…and Grace Alone! Were the message of Scripture to end with its accurate but depressing description of human beings by nature, it would not be a message of good news. The Christian gospel proclaims God’s grace and His grace alone as the motivating force leading to our salvation. The law of God rightly condemns us in view of our sins, but the gospel of God proclaims the love of God for sinners. The apostle Paul writes: “But God, who is rich in mercy, because of His great love with which He loved us, even when we were dead in trespasses, made us alive together with Christ (by grace you have been saved), and raised us up together, and made us sit together in the heavenly places in Christ Jesus, that in the ages to come He might show the exceeding riches of His grace in His kindness toward us in Christ Jesus.”
The gospel is a message of God’s undeserved love for sinful human beings. God determined in eternity to rescue a created humanity, who by its own choice rebelled against God and ran away from Him. Instead of bringing down just judgment upon humanity, God determined to have His only-begotten and beloved Son enter the stream of humanity. Jesus took on our flesh being born of the virgin Mary. He walked among us, embraced our weaknesses yet without sin, and then suffered on our behalf bearing on the cross the punishment our sins deserved. Jesus lived; He died; and then He arose again in order to make us “alive” spiritually once again. Having restored to us the gift of life, we are told that God “raised us up together, and made us sit in the heavenly places in Christ Jesus.” What grace is that! The guilty forgiven; the rebellious reconciled; and the sinful paupers raised to positions of being spiritual princes and princesses in a heavenly kingdom! My dear friends, it is this message of grace alone, which has drawn us here and which sadly is in danger of being lost again in our day as more and more people embrace a false gospel of work righteousness. AS CONFESSIONAL LUTHERANS—LET US UPHOLD THE GREAT TEACHINGS OF THE REFORMATION: Scripture Alone, Grace Alone…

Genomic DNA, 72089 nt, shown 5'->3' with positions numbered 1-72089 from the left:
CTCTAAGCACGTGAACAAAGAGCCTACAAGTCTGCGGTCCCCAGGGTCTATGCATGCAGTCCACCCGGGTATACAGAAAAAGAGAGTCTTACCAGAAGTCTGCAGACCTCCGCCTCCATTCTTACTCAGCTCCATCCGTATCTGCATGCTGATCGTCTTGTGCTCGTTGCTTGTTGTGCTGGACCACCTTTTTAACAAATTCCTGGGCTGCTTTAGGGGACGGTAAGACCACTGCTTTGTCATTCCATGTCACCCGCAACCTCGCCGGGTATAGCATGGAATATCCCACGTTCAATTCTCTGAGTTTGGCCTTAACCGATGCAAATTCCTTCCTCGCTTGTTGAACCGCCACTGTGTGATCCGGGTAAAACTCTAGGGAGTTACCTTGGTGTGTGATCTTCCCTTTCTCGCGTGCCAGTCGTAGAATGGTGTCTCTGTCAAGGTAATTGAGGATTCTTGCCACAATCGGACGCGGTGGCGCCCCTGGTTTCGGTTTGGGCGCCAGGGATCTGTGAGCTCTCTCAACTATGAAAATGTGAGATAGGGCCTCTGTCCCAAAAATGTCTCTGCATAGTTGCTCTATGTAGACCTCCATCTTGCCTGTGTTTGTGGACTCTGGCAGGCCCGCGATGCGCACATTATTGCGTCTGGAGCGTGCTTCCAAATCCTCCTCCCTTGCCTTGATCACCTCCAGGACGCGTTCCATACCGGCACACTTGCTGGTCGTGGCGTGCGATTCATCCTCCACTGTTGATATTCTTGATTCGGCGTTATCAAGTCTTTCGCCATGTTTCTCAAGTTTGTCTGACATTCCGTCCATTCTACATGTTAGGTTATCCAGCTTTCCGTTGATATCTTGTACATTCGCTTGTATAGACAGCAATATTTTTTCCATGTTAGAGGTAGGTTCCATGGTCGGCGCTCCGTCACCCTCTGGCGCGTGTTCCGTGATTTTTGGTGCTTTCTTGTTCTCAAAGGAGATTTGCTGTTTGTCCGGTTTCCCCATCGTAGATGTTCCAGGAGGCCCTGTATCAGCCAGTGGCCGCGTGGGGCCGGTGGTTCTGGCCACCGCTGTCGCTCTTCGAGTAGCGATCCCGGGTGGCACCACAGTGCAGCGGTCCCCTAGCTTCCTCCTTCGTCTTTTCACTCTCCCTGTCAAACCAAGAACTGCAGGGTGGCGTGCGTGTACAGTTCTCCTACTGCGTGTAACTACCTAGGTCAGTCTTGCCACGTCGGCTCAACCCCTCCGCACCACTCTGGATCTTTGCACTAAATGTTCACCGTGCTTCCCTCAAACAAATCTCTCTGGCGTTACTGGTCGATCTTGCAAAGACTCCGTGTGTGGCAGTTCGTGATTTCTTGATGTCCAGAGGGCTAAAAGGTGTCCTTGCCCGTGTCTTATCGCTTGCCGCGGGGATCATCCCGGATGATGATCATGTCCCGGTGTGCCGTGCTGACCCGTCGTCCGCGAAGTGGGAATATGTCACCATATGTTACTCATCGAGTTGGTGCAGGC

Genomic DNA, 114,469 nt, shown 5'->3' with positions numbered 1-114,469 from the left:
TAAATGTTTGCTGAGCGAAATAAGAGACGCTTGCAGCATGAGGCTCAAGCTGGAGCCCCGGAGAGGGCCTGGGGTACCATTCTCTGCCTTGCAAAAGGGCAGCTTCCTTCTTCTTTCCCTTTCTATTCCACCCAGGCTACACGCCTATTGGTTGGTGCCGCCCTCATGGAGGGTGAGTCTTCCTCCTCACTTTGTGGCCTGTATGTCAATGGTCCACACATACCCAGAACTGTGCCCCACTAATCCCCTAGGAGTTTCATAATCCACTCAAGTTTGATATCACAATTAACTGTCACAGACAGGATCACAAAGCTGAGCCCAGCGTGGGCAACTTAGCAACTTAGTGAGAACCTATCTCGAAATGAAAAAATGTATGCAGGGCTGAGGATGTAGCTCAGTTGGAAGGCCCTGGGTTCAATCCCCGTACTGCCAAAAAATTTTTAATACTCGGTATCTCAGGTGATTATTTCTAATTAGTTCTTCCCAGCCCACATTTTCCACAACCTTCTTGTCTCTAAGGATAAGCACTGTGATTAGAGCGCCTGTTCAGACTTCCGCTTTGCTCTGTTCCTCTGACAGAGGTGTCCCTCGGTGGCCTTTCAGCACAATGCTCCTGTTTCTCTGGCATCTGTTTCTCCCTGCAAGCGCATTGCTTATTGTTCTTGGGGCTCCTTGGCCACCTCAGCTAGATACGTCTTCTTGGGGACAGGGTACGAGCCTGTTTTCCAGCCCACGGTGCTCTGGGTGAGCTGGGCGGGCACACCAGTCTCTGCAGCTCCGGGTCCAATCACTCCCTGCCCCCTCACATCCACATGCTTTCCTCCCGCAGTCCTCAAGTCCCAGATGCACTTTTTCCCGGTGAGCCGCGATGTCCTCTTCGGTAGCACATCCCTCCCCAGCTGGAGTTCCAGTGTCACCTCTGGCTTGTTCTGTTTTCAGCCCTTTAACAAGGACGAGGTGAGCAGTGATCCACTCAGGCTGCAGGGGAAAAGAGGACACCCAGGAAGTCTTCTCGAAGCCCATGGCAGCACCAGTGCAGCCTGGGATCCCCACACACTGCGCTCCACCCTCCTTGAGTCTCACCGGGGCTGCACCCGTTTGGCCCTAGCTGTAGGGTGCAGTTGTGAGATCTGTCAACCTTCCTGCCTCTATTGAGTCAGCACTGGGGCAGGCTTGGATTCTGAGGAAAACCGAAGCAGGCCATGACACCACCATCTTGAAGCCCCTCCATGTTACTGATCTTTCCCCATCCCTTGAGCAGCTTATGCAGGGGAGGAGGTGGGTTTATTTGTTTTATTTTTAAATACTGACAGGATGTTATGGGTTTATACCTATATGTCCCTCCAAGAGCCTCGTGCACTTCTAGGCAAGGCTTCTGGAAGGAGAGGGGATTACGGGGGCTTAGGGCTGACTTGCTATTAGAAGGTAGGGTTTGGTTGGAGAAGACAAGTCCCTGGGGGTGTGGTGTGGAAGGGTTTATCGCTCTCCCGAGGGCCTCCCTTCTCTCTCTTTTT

…and Faith Alone! How do the blessings of the gospel message revealed in the Scripture become our own? The answer is simple: “By faith alone!” Paul writes: “For by grace you have been saved through faith, and that not of yourselves; it is the gift of God, not of works, lest anyone should boast.” Faith is a gift of God given to men, women, and children as the Spirit of God works simple trust in their hearts. Faith is not a work of man for God, but rather the empty hand of an adopted child reaching out in confident and joyous expectation of receiving blessings from a heavenly Father. Therefore, it is the exact opposite of works. Indeed, there is no room for boasting on our part as Christians when it comes to our salvation, for it is completely the work of Jesus Christ. He said on the cross before dying, “It is finished!” (Jn. 19:30) Paul would later assure us in his Epistle to the Colossians, “You are complete in Him!” (Col. 2:10) Our salvation is, therefore, never a matter of “faith plus…,” as so many Christian churches directly teach or indirectly imply, but rather, it is always the result of “faith alone!”